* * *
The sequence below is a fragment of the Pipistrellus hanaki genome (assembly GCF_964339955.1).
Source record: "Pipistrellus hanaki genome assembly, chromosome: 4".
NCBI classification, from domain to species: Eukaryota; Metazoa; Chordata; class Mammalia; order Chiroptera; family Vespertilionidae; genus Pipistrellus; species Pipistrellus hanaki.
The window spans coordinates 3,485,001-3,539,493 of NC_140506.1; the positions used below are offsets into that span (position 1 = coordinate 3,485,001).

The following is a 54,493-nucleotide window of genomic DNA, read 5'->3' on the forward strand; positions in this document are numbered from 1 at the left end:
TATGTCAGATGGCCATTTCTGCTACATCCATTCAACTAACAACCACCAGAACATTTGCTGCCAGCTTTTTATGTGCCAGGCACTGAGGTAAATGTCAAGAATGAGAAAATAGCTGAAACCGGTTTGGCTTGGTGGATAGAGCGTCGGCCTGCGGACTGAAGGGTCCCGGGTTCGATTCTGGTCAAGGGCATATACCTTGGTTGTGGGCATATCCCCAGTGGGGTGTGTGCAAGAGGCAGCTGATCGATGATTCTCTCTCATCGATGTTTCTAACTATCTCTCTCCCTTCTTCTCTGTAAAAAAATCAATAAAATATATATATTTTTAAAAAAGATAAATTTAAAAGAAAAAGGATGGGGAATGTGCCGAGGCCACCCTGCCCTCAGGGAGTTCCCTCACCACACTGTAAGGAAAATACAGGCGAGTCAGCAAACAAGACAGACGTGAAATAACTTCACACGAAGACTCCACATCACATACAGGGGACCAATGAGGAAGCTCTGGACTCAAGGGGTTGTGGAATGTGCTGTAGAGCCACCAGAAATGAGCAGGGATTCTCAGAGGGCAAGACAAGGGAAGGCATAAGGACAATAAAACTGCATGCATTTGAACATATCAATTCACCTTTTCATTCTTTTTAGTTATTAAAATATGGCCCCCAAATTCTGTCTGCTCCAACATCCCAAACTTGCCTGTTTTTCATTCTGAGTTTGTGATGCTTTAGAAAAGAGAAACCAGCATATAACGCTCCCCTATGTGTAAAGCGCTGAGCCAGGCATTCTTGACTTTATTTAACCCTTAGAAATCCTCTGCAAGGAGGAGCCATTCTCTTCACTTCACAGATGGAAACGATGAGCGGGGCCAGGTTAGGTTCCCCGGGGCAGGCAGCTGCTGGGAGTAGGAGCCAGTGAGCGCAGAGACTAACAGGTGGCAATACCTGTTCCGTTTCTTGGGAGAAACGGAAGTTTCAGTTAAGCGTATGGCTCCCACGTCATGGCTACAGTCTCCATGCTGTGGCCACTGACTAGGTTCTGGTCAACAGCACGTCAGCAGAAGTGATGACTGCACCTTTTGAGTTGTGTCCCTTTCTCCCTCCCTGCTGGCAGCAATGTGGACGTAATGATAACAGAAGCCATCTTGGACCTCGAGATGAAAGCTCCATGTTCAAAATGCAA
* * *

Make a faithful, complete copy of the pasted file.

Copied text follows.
The sequence below is a fragment of the Pipistrellus hanaki genome (assembly GCF_964339955.1).
Source record: "Pipistrellus hanaki genome assembly, chromosome: 4".
NCBI classification, from domain to species: Eukaryota; Metazoa; Chordata; class Mammalia; order Chiroptera; family Vespertilionidae; genus Pipistrellus; species Pipistrellus hanaki.
The window spans coordinates 3,485,001-3,539,493 of NC_140506.1; the positions used below are offsets into that span (position 1 = coordinate 3,485,001).

The following is a 54,493-nucleotide window of genomic DNA, read 5'->3' on the forward strand; positions in this document are numbered from 1 at the left end:
TATGTCAGATGGCCATTTCTGCTACATCCATTCAACTAACAACCACCAGAACATTTGCTGCCAGCTTTTTATGTGCCAGGCACTGAGGTAAATGTCAAGAATGAGAAAATAGCTGAAACCGGTTTGGCTTGGTGGATAGAGCGTCGGCCTGCGGACTGAAGGGTCCCGGGTTCGATTCTGGTCAAGGGCATATACCTTGGTTGTGGGCATATCCCCAGTGGGGTGTGTGCAAGAGGCAGCTGATCGATGATTCTCTCTCATCGATGTTTCTAACTATCTCTCTCCCTTCTTCTCTGTAAAAAAATCAATAAAATATATATATTTTTAAAAAAGATAAATTTAAAAGAAAAAGGATGGGGAATGTGCCGAGGCCACCCTGCCCTCAGGGAGTTCCCTCACCACACTGTAAGGAAAATACAGGCGAGTCAGCAAACAAGACAGACGTGAAATAACTTCACACGAAGACTCCACATCACATACAGGGGACCAATGAGGAAGCTCTGGACTCAAGGGGTTGTGGAATGTGCTGTAGAGCCACCAGAAATGAGCAGGGATTCTCAGAGGGCAAGACAAGGGAAGGCATAAGGACAATAAAACTGCATGCATTTGAACATATCAATTCACCTTTTCATTCTTTTTAGTTATTAAAATATGGCCCCCAAATTCTGTCTGCTCCAACATCCCAAACTTGCCTGTTTTTCATTCTGAGTTTGTGATGCTTTAGAAAAGAGAAACCAGCATATAACGCTCCCCTATGTGTAAAGCGCTGAGCCAGGCATTCTTGACTTTATTTAACCCTTAGAAATCCTCTGCAAGGAGGAGCCATTCTCTTCACTTCACAGATGGAAACGATGAGCGGGGCCAGGTTAGGTTCCCCGGGGCAGGCAGCTGCTGGGAGTAGGAGCCAGTGAGCGCAGAGACTAACAGGTGGCAATACCTGTTCCGTTTCTTGGGAGAAACGGAAGTTTCAGTTAAGCGTATGGCTCCCACGTCATGGCTACAGTCTCCATGCTGTGGCCACTGACTAGGTTCTGGTCAACAGCACGTCAGCAGAAGTGATGACTGCACCTTTTGAGTTGTGTCCCTTTCTCCCTCCCTGCTGGCAGCAATGTGGACGTAATGATAACAGAAGCCATCTTGGACCTCGAGATGAAAGCTCCATGTTCAAAATGCAA